A DISCUSSION ABOUT RUSSIA WITH Guest Host DAVID REMNICK, Editor, The New Yorker STEPHEN SESTANOVICH, Senior Fellow for Russian and Eurasian Studies, Council on Foreign Relations and Harriman Institute STEPHEN KOTKIN, Director of the Program in Russian Studies, Princeton University NINA KHRUSHCHEVA, New School University and Harriman Institute Tuesday, June 6, 2006
Faculty in the Media
Established in 1998, ForeWord's Book of the Year Awards program has become one of the most prestigious honors for independent presses and their authors. Each winner is selected based on editorial excellence and professional production as well as the originality of the narrative and the value the book adds to its genre.
Jonathan Sanders, Russian Institute alumnus ('75) and former Institute Assistant Director, is the reporter and producer of Three Days in September, a documentary on the Beslan tragedy in Russia, when School No. 1 was taken hostage on September 1, 2004. On September 3rd, shooting broke out between Russian security forces and the hostage-takers--over 300 civilians were killed, more than half of them were children.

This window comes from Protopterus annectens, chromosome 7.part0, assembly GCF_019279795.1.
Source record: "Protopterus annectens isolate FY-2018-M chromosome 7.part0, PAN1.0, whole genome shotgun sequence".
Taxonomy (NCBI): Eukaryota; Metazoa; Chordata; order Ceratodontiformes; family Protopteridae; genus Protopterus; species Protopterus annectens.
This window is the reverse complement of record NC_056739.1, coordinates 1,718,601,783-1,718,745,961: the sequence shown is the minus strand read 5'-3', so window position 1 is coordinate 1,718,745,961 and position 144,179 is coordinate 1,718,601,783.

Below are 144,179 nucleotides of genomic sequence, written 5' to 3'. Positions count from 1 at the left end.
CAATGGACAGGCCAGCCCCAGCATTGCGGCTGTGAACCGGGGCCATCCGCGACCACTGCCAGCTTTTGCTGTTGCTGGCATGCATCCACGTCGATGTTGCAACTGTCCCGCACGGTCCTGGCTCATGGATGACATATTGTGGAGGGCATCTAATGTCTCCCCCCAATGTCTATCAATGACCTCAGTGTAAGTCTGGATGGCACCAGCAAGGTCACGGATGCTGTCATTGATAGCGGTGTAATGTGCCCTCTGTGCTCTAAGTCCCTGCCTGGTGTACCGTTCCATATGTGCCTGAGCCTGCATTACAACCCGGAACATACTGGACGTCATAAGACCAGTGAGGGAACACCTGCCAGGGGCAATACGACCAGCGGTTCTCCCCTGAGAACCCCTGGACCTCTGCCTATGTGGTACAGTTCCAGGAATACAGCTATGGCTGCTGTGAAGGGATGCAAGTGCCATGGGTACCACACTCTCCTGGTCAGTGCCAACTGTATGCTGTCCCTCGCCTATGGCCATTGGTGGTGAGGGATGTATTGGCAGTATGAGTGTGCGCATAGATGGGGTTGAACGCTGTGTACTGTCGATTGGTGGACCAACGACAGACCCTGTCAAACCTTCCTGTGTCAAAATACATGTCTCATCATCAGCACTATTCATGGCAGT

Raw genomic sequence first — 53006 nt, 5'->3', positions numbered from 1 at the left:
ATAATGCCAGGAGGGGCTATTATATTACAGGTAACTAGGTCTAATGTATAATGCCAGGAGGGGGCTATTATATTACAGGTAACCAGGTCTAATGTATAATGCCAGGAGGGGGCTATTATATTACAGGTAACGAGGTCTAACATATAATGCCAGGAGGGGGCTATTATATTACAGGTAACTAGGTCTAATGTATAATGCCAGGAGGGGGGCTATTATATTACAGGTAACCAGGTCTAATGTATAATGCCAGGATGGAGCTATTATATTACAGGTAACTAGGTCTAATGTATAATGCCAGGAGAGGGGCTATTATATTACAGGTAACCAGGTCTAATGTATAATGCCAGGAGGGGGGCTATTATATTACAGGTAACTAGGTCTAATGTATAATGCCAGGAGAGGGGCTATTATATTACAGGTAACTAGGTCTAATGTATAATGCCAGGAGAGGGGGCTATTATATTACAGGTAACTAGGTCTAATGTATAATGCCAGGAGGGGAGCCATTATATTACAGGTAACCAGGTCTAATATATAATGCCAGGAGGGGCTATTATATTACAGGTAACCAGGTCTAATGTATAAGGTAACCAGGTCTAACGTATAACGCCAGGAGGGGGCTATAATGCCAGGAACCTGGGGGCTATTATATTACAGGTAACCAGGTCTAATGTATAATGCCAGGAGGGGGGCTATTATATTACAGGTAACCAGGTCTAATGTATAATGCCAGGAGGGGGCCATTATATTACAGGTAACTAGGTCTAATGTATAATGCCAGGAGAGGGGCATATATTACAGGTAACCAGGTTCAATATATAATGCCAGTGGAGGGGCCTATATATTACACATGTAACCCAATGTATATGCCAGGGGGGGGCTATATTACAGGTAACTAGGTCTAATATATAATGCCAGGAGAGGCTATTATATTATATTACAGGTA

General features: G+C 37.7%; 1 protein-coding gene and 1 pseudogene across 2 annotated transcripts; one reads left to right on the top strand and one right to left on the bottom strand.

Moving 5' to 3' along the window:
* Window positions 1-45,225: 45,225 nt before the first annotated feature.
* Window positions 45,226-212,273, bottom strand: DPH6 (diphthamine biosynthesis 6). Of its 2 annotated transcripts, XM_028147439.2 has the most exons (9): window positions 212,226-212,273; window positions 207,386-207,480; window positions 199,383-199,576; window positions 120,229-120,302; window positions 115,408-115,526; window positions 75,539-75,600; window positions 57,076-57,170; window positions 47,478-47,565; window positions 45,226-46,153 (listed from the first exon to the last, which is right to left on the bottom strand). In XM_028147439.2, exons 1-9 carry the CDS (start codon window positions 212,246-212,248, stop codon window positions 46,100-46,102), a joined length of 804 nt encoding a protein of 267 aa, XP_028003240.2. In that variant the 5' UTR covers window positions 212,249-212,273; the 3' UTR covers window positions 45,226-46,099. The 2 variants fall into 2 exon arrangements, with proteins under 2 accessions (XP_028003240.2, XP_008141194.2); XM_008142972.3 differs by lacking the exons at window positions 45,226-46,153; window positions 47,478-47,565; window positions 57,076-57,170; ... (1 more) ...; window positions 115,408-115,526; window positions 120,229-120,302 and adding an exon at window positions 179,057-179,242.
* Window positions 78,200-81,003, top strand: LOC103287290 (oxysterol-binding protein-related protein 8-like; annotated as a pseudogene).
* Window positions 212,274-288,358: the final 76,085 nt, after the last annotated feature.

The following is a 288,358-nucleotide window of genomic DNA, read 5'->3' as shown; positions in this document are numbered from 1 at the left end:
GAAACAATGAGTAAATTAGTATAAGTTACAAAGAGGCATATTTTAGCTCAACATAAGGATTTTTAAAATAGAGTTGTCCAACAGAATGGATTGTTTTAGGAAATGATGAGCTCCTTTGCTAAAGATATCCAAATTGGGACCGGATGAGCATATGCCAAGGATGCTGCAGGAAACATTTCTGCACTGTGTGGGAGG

Harriman Institute Alumnus Leonard Benardo, currently Regional Director for Russia at the Open Society Institute, New York City, is co-author with Aryeh Neier, President of the Open Society Institute, of "Russia: The Persecution of Civil Society," published in The New York Review of Books (April 27, 2006).
Flint on a Bright Stone: A Revolution of Precision and Restraint in American, Russian, and German Modernism closes a significant gap in the history of Modernist poetry by identifying the existence of “Tempered Modernism,” which blossomed in the first two decades of the twentieth century, and was exemplified by the early works of Akhmatova, Rilke, H. D., and Williams.
Much of the discussion of Russia's recent post-Communist history has amounted, both in Russia and the West, to a series of monologues by strong-minded people with starkly divergent views. In contrast, Padma Desai's conversations with influential, intelligent participants and observers provide the reader with a broad, nuanced view of what has and has not happened in the last fourteen years, and why.